Links on SoundGuys may earn us a commission. Learn more.
Creative Sound BlasterX Katana
Soundbar: 60.0 x 600.0 x 79.0 mm (2.4 x 23.6 x 3.1 inches)
Subwoofer: 333 x 130 x 299 mm (5.1 x 11.8 x 13.1 inches)
Soundbar: 1.5kg (3.3 lbs)
Subwoofer: 4kg (8.8 lbs)
When it comes to making inexpensive Bluetooth speakers, I’ve always had good experiences with Creative Labs. But the Creative Sound BlasterX Katana isn’t just a Bluetooth speaker. The Katana was designed for gamers to be the first under-monitor speaker system for anyone who wants to up their setup.
Now, I wouldn’t consider myself a gamer (mainly because I don’t have a PC), but I do dabble in the occasional game on my PS4 and am rapidly approaching level 30 in Splatoon 2 on my Nintendo Switch. I know, I know, pretty impressive. But despite my lack of gaming cred, the system shouldn’t affect how the speaker sounds. So when I got a chance to check it out, of course I said yes.
The Creative Sound BlasterX Katana isn’t what I would consider cheap at around $300, but is it actually worth the money, or just a glorified Bluetooth speaker?
Who’s it for?
- Gamers (obviously). This should go without saying, but the gaming under-monitor soundbar is perfect for gamers because of its slim design that can go right on the desk. I actually used it with my PS4 and had no issues thanks to an optical input on the back.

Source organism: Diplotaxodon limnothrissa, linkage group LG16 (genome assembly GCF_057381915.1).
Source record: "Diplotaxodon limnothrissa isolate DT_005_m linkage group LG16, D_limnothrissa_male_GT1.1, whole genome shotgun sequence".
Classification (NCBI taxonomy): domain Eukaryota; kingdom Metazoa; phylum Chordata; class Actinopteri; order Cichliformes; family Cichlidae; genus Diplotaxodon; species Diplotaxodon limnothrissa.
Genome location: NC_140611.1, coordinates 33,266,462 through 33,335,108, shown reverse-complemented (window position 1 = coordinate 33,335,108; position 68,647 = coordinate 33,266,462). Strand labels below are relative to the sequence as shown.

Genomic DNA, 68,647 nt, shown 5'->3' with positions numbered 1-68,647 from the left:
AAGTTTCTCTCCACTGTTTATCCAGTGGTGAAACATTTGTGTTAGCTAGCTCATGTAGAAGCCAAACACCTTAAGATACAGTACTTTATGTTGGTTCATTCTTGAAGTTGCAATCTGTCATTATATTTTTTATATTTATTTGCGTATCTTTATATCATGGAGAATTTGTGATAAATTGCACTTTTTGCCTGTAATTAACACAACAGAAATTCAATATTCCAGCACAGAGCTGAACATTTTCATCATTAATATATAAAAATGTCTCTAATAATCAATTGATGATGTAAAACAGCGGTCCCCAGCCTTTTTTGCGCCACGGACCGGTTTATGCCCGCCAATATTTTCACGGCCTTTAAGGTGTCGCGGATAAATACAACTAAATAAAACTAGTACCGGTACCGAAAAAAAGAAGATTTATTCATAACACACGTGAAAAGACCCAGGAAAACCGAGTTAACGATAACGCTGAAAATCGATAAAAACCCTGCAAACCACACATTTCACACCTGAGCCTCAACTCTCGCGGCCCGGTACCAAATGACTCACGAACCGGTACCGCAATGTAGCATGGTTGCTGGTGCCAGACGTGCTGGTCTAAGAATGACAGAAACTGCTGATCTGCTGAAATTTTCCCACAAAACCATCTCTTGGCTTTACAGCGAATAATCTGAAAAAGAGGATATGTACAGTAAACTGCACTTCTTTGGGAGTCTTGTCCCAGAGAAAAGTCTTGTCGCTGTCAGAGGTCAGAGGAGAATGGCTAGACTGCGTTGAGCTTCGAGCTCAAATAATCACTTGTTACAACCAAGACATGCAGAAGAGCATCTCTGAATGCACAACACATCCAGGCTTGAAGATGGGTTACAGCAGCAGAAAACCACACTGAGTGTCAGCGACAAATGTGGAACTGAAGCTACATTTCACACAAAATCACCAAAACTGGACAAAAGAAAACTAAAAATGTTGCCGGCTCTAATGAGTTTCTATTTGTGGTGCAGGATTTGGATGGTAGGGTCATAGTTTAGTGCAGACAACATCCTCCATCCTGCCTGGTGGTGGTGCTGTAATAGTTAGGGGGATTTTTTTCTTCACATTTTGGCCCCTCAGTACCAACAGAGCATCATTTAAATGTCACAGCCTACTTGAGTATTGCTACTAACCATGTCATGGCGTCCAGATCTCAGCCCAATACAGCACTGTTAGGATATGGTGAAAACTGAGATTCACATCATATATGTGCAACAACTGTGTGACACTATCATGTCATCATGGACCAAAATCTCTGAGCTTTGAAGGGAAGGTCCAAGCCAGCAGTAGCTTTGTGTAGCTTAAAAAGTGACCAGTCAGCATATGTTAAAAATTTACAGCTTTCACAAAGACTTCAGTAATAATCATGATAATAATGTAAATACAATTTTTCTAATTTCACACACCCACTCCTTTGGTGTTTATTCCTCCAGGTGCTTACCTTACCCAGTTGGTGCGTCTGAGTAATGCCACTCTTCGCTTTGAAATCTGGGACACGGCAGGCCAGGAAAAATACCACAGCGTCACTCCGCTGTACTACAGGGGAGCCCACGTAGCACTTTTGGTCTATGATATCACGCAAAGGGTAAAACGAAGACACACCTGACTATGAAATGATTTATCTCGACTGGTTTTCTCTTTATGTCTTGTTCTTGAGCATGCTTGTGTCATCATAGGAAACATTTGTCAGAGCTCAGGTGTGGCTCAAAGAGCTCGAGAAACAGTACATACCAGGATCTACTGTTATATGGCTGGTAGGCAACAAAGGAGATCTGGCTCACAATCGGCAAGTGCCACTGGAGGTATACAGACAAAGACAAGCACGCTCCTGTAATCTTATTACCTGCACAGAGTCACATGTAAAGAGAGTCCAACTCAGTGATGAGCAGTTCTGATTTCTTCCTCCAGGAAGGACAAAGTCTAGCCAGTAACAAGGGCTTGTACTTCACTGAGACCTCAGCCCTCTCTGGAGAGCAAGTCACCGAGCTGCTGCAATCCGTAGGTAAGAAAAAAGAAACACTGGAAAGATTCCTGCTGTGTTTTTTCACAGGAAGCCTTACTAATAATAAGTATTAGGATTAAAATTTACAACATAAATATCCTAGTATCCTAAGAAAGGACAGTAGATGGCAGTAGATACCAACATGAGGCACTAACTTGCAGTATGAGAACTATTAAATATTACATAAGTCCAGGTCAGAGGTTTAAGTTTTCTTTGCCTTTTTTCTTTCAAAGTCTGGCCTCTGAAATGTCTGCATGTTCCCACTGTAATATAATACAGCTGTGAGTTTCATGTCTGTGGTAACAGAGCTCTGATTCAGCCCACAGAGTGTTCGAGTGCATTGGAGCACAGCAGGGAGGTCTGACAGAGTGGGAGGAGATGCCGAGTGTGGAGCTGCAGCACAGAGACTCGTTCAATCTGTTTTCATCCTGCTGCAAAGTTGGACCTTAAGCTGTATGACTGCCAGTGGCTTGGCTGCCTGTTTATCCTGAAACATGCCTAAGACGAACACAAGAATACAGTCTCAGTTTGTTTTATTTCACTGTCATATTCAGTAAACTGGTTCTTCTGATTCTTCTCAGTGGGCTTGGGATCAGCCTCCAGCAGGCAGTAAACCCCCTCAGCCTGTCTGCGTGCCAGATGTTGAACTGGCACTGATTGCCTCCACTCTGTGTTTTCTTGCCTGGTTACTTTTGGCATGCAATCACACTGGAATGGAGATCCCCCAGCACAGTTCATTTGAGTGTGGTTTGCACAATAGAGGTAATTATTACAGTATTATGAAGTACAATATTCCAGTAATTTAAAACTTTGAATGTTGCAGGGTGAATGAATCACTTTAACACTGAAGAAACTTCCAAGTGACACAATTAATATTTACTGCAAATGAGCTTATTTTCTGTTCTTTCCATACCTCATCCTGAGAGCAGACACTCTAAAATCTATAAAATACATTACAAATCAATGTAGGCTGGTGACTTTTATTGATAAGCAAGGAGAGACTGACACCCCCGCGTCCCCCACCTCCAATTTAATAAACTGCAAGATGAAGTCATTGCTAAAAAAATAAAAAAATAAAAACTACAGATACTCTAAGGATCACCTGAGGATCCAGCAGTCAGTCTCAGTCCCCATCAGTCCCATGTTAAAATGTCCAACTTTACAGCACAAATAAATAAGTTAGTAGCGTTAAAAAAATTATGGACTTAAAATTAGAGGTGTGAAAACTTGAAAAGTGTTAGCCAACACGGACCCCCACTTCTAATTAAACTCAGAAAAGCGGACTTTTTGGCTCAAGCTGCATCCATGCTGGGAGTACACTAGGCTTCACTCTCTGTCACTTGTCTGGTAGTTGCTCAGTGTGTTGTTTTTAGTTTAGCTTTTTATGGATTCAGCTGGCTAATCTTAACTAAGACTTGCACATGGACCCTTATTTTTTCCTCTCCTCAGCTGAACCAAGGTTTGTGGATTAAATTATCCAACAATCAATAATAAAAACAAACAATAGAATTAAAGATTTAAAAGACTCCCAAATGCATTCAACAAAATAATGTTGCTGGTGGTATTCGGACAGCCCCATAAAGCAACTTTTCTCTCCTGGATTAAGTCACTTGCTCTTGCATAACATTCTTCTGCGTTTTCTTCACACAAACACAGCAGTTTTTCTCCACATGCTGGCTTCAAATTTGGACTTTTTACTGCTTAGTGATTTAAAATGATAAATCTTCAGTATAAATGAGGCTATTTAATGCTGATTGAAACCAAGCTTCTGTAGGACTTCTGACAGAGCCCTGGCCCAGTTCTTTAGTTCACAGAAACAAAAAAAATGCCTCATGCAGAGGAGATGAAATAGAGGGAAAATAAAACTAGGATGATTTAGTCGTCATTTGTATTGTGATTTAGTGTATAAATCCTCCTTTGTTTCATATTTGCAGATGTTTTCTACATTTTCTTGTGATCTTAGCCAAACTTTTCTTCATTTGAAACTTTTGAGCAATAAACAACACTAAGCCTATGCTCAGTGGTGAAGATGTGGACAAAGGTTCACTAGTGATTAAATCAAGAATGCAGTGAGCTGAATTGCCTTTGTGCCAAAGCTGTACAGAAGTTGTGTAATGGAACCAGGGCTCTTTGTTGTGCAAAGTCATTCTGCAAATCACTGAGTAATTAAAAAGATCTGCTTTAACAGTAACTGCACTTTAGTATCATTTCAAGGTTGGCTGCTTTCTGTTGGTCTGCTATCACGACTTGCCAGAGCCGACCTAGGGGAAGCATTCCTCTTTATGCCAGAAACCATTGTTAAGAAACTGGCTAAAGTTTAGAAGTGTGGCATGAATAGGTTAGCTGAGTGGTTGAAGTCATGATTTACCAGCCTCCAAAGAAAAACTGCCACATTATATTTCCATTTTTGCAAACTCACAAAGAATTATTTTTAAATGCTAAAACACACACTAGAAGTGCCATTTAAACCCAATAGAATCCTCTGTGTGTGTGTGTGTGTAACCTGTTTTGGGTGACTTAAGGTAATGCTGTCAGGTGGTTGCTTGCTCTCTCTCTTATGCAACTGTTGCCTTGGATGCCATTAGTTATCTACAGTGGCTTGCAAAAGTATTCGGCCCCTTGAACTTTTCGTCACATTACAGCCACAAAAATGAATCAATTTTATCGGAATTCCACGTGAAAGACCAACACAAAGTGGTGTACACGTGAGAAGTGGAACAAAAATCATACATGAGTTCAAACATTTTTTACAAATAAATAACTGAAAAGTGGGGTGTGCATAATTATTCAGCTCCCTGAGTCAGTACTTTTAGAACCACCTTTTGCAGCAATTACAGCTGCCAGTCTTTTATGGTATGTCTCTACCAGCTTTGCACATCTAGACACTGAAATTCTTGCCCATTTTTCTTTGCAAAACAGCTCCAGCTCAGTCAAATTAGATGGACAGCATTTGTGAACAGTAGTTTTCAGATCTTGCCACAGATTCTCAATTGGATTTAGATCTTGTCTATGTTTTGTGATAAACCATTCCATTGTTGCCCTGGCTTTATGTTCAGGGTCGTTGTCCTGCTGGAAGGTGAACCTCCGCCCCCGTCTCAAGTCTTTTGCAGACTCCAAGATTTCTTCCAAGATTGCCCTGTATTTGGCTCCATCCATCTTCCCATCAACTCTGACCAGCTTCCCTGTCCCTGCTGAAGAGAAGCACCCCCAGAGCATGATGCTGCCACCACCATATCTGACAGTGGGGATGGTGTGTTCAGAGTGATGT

- People in small apartments/college students. Because of the small size of the Creative Sound BlasterX Katana, it’s easy to find a place for it in a small room. Plus, it can double as the sound system when watching movies because of how loud it gets. And playing music over Bluetooth allows anyone to pair and play DJ.
Is the Creative Sound BlasterX Katana built as tough as the legendary weapon?
No. But that doesn’t mean it’s cheap either. Though both the soundbar and the subwoofer are mainly constructed from plastic, the Creative Sound BlasterX Katana soundbar seems well put together. It resembles an oddly shaped spaceship more than it does an ancient Japanese weapon, but it still feels nice to touch.
Judging by the giant box that it comes in, you might expect the speaker to be somewhat large—but that’s only because of the subwoofer. The actual soundbar is roughly 60cm in length (about 24 inches) and weighs surprisingly little. I had no problem during setup, because I could just pick it up and spin it around to find the necessary ports. The subwoofer is a different story, standing 30cm (13 inches) tall; it definitely deserves a spot under your desk for itself.
Up top, the soundbar is a smooth, brushed aluminum that maintains a minimal look, despite the buttons and dual speakers. Unless you lose the included remote, you probably won’t have to use the buttons too much, and that’s a good thing because they’re probably the worst part of the build quality. The buttons look fine at first, but once you start touching it: you’ll notice the super-plastic feel that lets you know this is where some corners were cut. On either end of the soundbar, you’ll get two 63.5mm upward-firing midbass drivers to complement the dual 34mm tweeters that face forward through the grill. For everyone keeping track at home: that’s four drivers plus the sub (which has a 133mm driver), making it a 5.1 setup.
On the back, you’ll get all the inputs needed to connect everything together. But the stand-out feature is what Creative calls the Aurora Reactive lighting system. For the rest of us, they’re just the LED lights all along the bottom of the soundbar. At first glance, I couldn’t roll my eyes hard enough. If there’s one thing you want to do to attract the gamers, just throw some LEDs on it, right? But I have to admit, it’s awesome.